I'm sure someone's in there with a restaurant booking system too.
I should imagine the Wetherspoon app could be adapted fairly easily to reserve a table in advance before you arrive at the pub-with strict rules that the app is the only way to book and order.
 

Carlisle

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reserve a table in advance before you arrive at the pub-with strict rules that the app is the only way to book and order.
Hopefully that wouldn’t have to apply to the smaller pubs or working men’s type clubs I visit occasionally as it doesn’t sound at all viable in those locations
 

Ianno87

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But it's things like cafes, toilets, shops, etc that WILL cause the attendance restrictions. People will crowd at the cafes around lunchtime - it's inevitable - you can't give people a time slot for their lunch at 4.15pm nor can you make them queue for an hour! You can make small tweaks such as starting the lunch menu at 11am instead of 11.30 and continuing it to 3.30 instead of finishing at 3, and encouraging people to visit "off peak" but if you've only just arrived after a long drive at 10.30, you're hardly likely to want your burger and chips at 11! Same with toilets, when you have a large attendance, then there will be times when lots of people (especially kids) need the toilet at the same time and, again, you can't make them wait in a queue for half an hour. The gift shop will always be busier at the end of the day when people are leaving and want to buy souvenirs etc. You either need to provide more cafes to spread the people out, or you need to close them and give everyone prior warning to bring their own packed lunches so they can picnic spread out across the whole site. You'd need loads of portaloos across the site to stop people congregating at the existing small number of toilet blocks. Rather than a single gift shop, they could set up a "pop up gift shop" in a marquee in the car park. Places like zoos need to change if they are to re-open, whether that is by restricting entry, providing more toilets/cafes, implementing one way systems, or whatever is best according to their risk assessments, business plan etc. A big place like Chester Zoo will have a crowd movement model showing typical numbers of people in each area at different times of the day. Such attractions will be madly working behind the scenes trying to find scenarios that will work for them, what changes they need to make etc - as they need to be ready to reopen and hit the ground running the moment they're allowed to.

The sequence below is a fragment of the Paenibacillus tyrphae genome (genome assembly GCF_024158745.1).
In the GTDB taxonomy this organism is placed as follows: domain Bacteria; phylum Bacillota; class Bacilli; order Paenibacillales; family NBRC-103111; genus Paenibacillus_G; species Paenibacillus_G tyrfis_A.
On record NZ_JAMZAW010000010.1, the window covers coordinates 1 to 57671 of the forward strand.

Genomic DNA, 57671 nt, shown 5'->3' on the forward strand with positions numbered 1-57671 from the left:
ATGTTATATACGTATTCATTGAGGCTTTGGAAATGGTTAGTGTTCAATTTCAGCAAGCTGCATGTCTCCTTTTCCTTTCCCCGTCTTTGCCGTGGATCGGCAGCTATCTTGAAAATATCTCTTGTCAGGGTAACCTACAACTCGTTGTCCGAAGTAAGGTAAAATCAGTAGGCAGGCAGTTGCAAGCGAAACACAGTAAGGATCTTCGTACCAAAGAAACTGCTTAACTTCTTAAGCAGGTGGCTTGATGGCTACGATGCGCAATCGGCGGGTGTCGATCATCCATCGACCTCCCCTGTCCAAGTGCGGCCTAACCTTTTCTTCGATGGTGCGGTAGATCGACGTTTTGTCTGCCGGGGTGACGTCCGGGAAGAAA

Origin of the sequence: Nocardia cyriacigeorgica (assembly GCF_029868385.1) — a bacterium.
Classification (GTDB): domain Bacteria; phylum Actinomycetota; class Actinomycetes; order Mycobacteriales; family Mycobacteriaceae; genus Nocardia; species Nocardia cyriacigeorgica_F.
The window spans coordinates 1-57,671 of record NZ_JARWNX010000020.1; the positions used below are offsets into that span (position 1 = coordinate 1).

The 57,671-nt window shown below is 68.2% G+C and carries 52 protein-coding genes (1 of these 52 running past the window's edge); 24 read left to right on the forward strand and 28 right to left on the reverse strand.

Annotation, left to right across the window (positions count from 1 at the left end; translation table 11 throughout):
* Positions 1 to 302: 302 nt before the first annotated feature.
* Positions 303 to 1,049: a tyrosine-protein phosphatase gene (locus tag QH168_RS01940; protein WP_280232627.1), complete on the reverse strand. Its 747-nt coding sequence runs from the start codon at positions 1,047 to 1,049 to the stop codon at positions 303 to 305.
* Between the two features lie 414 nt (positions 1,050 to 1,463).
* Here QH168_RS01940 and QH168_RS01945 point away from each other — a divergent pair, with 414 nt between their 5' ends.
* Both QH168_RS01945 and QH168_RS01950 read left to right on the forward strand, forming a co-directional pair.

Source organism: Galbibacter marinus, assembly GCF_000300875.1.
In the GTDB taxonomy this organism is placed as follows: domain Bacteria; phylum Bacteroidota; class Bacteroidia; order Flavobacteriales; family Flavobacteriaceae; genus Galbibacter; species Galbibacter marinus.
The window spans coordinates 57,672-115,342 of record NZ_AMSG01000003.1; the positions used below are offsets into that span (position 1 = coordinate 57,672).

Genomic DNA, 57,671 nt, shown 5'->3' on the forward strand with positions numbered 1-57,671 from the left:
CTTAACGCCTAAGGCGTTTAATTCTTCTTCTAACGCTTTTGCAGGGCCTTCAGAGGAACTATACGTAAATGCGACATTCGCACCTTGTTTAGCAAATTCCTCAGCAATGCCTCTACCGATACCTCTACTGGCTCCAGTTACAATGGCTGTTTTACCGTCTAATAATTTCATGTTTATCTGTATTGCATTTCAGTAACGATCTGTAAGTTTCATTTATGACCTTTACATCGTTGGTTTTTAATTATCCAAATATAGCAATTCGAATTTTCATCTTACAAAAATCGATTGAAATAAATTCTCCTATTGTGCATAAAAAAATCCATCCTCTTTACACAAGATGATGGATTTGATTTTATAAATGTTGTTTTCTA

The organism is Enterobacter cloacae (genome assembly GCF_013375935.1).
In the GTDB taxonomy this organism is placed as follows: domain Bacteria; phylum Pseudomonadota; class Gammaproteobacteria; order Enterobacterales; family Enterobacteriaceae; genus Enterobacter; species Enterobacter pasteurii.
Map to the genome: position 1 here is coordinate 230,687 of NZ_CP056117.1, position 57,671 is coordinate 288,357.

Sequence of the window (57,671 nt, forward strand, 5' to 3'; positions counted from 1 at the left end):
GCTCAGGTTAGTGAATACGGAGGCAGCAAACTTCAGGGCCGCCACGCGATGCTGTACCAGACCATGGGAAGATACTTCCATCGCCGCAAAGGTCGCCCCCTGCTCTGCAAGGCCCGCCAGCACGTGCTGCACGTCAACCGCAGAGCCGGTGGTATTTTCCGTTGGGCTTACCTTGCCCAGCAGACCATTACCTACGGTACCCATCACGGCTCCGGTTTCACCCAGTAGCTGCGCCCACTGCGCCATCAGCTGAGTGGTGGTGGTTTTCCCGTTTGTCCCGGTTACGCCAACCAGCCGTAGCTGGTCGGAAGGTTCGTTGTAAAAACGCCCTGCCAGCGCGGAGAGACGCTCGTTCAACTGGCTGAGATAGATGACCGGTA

The "simple" solution is to not offer cafes (BYO Lunch) and not open gift shops. Noting that these are probably as hefty a source of revenue as the entry fee.
 

johnnychips

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The "simple" solution is to not offer cafes (BYO Lunch) and not open gift shops. Noting that these are probably as hefty a source of revenue as the entry fee.
You could ‘social distance ‘ gift shops like they do in supermarkets with a maximum number inside and sell takeaway food with a socially-distanced queue.
 

underbank

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You could ‘social distance ‘ gift shops like they do in supermarkets with a maximum number inside and sell takeaway food with a socially-distanced queue.
Unlike supermarkets, the demand isn't spread evenly throughout the day. People want lunch at lunchtime and gifts as they leave. If you try to social distance the queues, you may as well not bother as people won't wait. Income needs to be maximised to make it viable to open the attraction, so they'd need more outlets which means more staff to manage the queues etc. That's why, upthread, I suggested pop-up marquees such as an extra gift shop in the car park.
 

ChrisC

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I think holiday accommodation will be a difficult one. I’m already really missing my regular breaks in hotels in the UK. Travelling on my own the social distancing aspect will not be too difficult. I usually travel by train and use rail and bus rover tickets in the area where I stay. If we are allowed to go on holiday again this year I will use my car and probably visit quieter country areas away from busy tourist spots.